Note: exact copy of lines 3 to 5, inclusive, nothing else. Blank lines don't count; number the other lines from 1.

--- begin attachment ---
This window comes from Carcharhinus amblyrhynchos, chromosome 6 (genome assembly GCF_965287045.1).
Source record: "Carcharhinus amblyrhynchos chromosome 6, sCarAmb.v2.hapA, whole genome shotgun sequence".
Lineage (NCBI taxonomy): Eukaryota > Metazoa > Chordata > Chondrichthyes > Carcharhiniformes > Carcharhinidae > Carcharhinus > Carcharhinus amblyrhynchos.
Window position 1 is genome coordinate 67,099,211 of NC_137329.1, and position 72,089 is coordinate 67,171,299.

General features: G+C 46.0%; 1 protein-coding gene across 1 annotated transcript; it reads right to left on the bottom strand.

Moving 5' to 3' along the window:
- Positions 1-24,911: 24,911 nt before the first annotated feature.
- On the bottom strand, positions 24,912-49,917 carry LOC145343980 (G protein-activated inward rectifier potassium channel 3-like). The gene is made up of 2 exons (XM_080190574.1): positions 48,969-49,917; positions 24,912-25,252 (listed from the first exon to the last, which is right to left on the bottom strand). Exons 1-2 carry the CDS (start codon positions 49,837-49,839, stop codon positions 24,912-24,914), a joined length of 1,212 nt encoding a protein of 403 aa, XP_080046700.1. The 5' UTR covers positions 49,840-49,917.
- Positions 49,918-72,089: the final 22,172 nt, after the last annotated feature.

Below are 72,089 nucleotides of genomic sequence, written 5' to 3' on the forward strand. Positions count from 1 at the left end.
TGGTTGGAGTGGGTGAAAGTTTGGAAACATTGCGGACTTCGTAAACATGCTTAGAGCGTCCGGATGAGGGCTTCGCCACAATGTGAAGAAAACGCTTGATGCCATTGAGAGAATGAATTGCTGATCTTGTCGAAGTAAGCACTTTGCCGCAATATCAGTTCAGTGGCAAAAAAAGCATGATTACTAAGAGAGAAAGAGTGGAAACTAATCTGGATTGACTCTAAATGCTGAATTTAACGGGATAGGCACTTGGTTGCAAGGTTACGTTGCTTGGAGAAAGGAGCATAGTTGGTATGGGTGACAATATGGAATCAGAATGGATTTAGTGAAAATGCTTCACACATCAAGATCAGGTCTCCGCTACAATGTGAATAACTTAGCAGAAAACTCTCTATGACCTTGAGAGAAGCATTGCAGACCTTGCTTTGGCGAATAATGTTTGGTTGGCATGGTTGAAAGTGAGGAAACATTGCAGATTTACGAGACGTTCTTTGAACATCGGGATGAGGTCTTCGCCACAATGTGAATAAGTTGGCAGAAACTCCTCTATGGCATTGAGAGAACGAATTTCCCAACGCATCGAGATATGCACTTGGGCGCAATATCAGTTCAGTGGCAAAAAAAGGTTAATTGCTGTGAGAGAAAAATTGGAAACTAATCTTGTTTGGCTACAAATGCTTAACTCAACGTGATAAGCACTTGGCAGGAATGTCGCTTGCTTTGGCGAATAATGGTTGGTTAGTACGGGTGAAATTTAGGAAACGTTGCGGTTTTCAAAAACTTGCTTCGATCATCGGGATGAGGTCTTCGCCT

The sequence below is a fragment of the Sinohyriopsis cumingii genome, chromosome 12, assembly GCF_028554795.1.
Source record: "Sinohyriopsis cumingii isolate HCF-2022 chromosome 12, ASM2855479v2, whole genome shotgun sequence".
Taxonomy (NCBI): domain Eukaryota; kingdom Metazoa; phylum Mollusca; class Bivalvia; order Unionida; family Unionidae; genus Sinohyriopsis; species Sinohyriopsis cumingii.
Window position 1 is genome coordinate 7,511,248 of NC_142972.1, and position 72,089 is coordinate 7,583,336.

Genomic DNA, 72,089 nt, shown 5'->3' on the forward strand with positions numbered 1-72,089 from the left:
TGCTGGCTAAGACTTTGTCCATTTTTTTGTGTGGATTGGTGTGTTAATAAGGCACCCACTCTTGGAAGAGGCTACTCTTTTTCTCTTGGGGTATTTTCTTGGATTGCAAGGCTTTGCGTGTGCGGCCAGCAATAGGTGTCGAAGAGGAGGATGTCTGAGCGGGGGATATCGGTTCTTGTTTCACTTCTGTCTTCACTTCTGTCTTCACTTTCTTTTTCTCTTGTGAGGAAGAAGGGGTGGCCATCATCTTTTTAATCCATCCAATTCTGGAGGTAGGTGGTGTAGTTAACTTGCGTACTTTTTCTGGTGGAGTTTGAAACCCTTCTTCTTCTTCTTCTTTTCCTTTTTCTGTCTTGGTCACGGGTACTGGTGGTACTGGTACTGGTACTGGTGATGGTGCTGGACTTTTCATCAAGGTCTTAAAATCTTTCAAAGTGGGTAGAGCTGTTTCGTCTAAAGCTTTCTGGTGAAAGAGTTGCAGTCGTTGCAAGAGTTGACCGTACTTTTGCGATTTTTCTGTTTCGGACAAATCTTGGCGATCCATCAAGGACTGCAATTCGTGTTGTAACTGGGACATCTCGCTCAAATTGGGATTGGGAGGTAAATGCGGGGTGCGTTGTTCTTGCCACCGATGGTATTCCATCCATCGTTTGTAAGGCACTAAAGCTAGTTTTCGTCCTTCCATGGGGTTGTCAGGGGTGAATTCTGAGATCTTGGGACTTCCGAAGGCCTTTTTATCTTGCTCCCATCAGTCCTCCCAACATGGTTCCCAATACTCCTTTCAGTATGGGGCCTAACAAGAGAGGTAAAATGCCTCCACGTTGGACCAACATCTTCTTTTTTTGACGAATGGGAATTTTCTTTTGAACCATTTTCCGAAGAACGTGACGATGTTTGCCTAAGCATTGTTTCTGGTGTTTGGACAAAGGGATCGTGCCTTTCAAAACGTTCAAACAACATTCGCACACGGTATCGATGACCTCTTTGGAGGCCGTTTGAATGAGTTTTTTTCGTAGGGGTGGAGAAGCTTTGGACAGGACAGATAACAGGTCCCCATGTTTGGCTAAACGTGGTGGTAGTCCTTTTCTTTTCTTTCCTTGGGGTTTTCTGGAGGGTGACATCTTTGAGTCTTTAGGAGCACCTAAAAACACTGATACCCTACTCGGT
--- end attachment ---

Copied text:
Lineage (NCBI taxonomy): Eukaryota > Metazoa > Chordata > Chondrichthyes > Carcharhiniformes > Carcharhinidae > Carcharhinus > Carcharhinus amblyrhynchos.
Window position 1 is genome coordinate 67,099,211 of NC_137329.1, and position 72,089 is coordinate 67,171,299.

General features: G+C 46.0%; 1 protein-coding gene across 1 annotated transcript; it reads right to left on the bottom strand.